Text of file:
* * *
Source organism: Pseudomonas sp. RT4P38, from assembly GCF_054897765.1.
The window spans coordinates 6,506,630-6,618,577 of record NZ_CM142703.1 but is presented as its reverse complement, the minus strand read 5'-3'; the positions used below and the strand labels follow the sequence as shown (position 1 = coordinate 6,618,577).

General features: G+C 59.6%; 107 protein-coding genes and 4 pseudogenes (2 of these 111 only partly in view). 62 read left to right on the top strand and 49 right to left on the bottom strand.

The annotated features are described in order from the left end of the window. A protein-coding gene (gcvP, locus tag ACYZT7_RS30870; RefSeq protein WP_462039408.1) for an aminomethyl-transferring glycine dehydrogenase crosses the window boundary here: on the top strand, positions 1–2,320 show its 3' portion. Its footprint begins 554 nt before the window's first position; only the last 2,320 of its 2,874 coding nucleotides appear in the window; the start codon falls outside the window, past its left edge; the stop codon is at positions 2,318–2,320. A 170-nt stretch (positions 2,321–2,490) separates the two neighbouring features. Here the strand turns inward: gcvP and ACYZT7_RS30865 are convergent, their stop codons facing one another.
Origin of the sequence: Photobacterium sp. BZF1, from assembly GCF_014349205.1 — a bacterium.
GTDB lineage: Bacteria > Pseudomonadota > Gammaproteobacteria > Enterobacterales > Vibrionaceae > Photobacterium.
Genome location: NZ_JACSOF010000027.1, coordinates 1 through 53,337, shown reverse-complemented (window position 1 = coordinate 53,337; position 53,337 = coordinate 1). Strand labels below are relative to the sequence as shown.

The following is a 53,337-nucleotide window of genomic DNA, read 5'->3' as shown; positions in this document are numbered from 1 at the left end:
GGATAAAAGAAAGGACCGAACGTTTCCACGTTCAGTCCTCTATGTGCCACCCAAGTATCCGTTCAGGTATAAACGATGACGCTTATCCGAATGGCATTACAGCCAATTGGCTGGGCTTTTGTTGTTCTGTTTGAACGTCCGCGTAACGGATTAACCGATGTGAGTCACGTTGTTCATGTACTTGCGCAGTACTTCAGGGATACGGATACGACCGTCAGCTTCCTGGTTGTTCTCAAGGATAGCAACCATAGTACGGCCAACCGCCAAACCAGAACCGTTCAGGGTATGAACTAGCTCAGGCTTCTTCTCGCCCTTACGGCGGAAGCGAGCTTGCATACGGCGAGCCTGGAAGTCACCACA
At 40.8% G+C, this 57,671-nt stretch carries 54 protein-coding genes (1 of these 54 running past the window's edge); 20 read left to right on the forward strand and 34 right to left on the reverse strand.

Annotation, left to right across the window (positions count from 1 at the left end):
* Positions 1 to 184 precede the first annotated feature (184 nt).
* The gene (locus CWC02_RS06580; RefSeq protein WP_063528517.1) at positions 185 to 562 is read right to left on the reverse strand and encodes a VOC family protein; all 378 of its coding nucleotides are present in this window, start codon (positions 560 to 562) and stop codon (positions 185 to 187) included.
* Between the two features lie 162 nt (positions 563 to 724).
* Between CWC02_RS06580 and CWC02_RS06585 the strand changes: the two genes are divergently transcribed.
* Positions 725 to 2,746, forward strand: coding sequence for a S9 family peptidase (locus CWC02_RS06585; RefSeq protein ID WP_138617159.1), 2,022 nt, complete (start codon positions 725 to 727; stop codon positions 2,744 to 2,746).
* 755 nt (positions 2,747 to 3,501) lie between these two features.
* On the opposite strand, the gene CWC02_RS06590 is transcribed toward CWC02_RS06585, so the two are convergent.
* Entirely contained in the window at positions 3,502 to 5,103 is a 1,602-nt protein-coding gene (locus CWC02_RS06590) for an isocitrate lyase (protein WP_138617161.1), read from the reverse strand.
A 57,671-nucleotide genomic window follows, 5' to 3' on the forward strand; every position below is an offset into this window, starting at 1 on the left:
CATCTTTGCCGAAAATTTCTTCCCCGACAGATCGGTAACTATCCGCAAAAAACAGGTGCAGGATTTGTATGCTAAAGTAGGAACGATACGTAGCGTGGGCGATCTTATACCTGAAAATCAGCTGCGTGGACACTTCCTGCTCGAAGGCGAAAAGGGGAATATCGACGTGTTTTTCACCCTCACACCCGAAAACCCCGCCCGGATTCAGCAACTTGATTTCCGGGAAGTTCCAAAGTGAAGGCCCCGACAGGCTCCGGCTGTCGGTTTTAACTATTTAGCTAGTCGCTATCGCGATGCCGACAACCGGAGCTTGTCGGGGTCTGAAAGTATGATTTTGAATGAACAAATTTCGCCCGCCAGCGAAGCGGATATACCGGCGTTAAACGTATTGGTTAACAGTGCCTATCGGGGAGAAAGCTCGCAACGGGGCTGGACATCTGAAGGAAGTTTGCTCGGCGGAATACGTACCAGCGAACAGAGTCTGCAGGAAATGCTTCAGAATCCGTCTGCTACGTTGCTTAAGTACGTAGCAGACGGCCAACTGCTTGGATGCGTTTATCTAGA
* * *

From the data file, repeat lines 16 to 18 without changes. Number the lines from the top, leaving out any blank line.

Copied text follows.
* Positions 725 to 2,746, forward strand: coding sequence for a S9 family peptidase (locus CWC02_RS06585; RefSeq protein ID WP_138617159.1), 2,022 nt, complete (start codon positions 725 to 727; stop codon positions 2,744 to 2,746).
* 755 nt (positions 2,747 to 3,501) lie between these two features.
* On the opposite strand, the gene CWC02_RS06590 is transcribed toward CWC02_RS06585, so the two are convergent.